California New Employment Laws - Effective January 1, 2018
I wanted to take a moment and bring everyone up to speed on a couple of laws approved and/or signed by the Governor of California recently.
Governor Brown approved AB 168 on October 12, 2017, creating new Labor Code section 432.3. This law prohibits employers from seeking or taking into consideration an applicant’s prior compensation and benefits when determining whether to hire an applicant. This means employers can no longer ask applicants for compensation history during the pre-hire process including employment applications or interviews.This law goes into effect on January 1, 2018 and will apply to all employers in the state of California regardless of size.
Employers should start thinking about how this will impact their operation. Below are a few items to consider regarding this new laws:
- Inform/train hiring managers about the new law and ensure they understand they cannot seek information from applicants regarding prior salary and benefits history.
- Eliminate all verbiage on applications or other documents provided to candidates that may directly ask or elude to questions regarding prior employment salaries.
- Consider establishing a set “pay scale” for the all company positions. Since employers must provide the “pay scale” (upon a reasonable request) to an applicant for the position they are applying, employers should consider whether the established pay scale will be provided in writing. This will help resolve any dispute about whether the pay scale was provided to the applicant and what information was actually conveyed.
Details regarding AB 168 including employer requirements can be found here.
Furthermore, Governor Brown signed AB 1008 on October 14, 2017, which will add a section to the California Fair Employment and Housing Act (FEHA) containing new state-wide restrictions on an employer’s ability to make pre-hire and personnel decisions based on an individual’s criminal history, including a significant “ban-the-box” component (already active in the city of Los Angeles). AB 1008 also goes into effect on January 1, 2018. This law prevents employers from requesting the disclosure of an applicant’s conviction history prior to a conditional job offer and mandates an individualized assessment of an applicant’s criminal history prior to any employment decision based on a criminal record.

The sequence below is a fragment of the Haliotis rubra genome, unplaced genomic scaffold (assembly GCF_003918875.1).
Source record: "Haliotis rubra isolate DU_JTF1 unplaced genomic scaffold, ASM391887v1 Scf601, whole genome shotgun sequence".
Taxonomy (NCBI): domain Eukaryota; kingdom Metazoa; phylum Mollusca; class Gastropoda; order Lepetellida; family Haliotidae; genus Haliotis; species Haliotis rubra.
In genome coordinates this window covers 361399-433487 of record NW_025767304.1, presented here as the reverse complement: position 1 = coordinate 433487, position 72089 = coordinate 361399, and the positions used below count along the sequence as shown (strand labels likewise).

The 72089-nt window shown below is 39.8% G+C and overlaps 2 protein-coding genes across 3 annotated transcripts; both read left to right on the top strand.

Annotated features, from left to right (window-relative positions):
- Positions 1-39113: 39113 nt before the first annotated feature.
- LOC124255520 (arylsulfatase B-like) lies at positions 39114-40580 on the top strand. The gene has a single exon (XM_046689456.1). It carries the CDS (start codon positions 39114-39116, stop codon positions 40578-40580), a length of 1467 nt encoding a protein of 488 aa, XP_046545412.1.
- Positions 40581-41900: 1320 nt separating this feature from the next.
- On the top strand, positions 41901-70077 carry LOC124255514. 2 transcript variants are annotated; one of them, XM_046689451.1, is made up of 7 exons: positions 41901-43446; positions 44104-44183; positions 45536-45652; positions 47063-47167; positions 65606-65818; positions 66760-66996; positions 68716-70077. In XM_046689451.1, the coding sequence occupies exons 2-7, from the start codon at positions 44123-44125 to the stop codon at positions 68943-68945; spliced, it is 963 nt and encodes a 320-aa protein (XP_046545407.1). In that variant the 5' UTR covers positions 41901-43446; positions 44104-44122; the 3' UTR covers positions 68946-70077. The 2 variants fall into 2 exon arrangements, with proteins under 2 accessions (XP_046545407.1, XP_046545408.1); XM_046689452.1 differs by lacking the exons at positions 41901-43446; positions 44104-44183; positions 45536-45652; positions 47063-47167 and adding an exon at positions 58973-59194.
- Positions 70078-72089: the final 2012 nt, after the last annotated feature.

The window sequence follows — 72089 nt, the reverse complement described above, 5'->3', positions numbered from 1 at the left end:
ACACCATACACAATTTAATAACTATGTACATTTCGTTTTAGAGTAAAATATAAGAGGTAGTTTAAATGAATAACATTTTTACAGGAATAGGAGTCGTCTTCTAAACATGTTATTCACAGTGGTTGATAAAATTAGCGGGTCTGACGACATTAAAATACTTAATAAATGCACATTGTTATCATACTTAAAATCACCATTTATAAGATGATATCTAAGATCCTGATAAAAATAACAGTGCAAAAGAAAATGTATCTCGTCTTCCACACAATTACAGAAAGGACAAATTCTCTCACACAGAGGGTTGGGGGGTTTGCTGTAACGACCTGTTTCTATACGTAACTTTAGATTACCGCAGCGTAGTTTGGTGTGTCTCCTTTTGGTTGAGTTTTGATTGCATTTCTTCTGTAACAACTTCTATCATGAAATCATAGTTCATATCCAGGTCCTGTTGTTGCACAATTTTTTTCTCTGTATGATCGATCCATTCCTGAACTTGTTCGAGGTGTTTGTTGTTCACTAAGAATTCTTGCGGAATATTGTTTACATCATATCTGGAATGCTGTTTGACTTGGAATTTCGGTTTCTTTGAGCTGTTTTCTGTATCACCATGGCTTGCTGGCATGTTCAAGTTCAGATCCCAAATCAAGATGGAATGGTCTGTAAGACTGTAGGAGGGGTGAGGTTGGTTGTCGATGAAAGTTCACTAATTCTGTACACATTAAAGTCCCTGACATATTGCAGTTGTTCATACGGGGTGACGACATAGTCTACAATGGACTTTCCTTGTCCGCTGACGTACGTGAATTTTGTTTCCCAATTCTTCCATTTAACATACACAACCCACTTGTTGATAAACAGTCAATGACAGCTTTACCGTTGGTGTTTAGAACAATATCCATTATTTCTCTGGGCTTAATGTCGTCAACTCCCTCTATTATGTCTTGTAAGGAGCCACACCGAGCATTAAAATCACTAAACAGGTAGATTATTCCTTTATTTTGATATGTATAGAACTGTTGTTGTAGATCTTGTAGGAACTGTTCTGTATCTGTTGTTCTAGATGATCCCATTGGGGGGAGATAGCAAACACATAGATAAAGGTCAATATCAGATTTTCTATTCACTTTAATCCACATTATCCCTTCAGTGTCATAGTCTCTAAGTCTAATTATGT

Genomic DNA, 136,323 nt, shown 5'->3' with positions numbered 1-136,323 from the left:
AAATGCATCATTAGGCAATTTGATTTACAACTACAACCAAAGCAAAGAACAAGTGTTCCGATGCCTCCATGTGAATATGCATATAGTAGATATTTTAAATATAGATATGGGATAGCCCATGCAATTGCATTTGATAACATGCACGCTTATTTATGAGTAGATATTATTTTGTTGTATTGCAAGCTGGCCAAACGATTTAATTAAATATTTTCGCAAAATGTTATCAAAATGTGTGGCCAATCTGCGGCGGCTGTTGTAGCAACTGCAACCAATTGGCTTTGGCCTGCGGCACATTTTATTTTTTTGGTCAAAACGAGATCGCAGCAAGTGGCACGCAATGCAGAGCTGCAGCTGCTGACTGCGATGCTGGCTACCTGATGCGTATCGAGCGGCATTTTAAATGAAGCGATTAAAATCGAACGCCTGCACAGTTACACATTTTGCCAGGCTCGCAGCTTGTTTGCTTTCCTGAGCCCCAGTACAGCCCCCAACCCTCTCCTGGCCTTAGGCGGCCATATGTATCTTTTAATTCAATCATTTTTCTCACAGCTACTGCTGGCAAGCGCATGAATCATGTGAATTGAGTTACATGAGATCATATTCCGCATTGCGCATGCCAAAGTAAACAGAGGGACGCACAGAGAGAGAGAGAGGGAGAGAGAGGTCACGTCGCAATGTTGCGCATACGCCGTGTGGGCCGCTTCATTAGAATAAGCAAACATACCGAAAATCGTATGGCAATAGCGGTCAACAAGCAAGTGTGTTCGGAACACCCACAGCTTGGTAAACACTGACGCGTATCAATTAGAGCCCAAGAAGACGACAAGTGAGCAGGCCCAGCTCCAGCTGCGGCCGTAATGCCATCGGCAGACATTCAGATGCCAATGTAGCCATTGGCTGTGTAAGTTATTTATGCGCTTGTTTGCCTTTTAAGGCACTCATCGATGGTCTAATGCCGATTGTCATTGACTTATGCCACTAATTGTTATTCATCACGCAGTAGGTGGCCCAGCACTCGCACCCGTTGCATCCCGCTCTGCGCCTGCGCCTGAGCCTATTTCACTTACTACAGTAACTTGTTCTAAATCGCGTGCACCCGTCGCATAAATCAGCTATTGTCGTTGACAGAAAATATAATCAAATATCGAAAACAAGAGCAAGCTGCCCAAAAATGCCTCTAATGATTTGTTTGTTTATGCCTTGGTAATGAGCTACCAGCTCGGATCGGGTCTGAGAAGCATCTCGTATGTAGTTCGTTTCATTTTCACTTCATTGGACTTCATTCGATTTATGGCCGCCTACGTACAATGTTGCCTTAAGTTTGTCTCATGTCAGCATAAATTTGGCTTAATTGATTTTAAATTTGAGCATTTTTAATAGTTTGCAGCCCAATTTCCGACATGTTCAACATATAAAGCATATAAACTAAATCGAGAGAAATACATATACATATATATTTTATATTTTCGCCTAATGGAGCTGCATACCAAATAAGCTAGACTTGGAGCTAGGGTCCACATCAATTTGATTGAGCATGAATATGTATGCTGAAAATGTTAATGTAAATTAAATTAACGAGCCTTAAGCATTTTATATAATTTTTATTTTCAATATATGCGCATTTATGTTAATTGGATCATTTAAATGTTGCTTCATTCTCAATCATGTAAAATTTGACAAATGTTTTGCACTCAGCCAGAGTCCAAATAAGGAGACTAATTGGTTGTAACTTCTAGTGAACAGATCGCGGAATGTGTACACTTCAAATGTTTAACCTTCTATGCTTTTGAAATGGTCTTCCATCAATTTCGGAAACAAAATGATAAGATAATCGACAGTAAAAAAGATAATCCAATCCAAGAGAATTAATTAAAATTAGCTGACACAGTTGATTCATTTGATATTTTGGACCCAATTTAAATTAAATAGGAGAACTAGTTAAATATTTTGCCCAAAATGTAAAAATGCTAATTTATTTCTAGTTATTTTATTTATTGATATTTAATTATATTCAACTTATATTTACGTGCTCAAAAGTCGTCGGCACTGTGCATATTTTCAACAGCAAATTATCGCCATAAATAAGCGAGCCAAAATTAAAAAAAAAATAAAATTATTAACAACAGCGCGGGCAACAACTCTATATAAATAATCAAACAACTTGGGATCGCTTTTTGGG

Governor Brown signed a similar bill in 2013 prohibiting state and local agencies from asking an applicant to disclose conviction information until the applicant is determined qualified for the position. AB 1008 now extends this prohibition to all employers in California with five or more employees. AB 1008 outlines the process employers must follow when obtaining conviction information, using conviction information for an employment decision, and allowances employers must make for applicants who wish to dispute an adverse employment decision.
Details regarding AB 1008 including employer requirements can be found here.
For more information please feel free to reach out to myself or any member of the People Solutions team at Morrison.
About the Author
+Jesse Converse is a consultant with Morrison, providing business valuations, business planning (including budgeting, cash flow forecasting, and strategic planning), feasibility studies, interim controller services, recruitment, competitive grant writing and special projects that don't fit into any conventional category. You can contact Jesse directly at firstname.lastname@example.org or via telephone at 530-809-4670.